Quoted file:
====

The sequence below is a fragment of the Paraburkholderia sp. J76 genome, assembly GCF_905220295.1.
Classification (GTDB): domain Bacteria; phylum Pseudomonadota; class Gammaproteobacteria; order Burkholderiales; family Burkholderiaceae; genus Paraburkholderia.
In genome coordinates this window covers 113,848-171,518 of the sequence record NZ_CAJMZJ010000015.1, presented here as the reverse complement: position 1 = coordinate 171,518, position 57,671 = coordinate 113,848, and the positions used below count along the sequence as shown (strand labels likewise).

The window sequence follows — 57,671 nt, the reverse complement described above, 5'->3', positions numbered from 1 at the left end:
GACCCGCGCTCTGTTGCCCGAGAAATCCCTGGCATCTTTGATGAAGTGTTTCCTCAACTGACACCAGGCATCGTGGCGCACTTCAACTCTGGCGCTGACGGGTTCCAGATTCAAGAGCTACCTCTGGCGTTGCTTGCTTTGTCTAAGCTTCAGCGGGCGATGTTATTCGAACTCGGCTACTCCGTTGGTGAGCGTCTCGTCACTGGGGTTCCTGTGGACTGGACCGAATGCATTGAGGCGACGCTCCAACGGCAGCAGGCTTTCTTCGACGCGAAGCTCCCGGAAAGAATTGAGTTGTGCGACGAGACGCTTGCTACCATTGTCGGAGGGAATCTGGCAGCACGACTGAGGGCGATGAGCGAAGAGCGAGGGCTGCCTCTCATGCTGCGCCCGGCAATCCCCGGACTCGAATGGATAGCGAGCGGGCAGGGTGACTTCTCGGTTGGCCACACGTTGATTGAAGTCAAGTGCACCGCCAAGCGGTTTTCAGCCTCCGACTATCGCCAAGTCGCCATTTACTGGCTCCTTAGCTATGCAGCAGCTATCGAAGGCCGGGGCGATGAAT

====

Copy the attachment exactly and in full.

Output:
The sequence below is a fragment of the Paraburkholderia sp. J76 genome, assembly GCF_905220295.1.
Classification (GTDB): domain Bacteria; phylum Pseudomonadota; class Gammaproteobacteria; order Burkholderiales; family Burkholderiaceae; genus Paraburkholderia.
In genome coordinates this window covers 113,848-171,518 of the sequence record NZ_CAJMZJ010000015.1, presented here as the reverse complement: position 1 = coordinate 171,518, position 57,671 = coordinate 113,848, and the positions used below count along the sequence as shown (strand labels likewise).

The window sequence follows — 57,671 nt, the reverse complement described above, 5'->3', positions numbered from 1 at the left end:
GACCCGCGCTCTGTTGCCCGAGAAATCCCTGGCATCTTTGATGAAGTGTTTCCTCAACTGACACCAGGCATCGTGGCGCACTTCAACTCTGGCGCTGACGGGTTCCAGATTCAAGAGCTACCTCTGGCGTTGCTTGCTTTGTCTAAGCTTCAGCGGGCGATGTTATTCGAACTCGGCTACTCCGTTGGTGAGCGTCTCGTCACTGGGGTTCCTGTGGACTGGACCGAATGCATTGAGGCGACGCTCCAACGGCAGCAGGCTTTCTTCGACGCGAAGCTCCCGGAAAGAATTGAGTTGTGCGACGAGACGCTTGCTACCATTGTCGGAGGGAATCTGGCAGCACGACTGAGGGCGATGAGCGAAGAGCGAGGGCTGCCTCTCATGCTGCGCCCGGCAATCCCCGGACTCGAATGGATAGCGAGCGGGCAGGGTGACTTCTCGGTTGGCCACACGTTGATTGAAGTCAAGTGCACCGCCAAGCGGTTTTCAGCCTCCGACTATCGCCAAGTCGCCATTTACTGGCTCCTTAGCTATGCAGCAGCTATCGAAGGCCGGGGCGATGAAT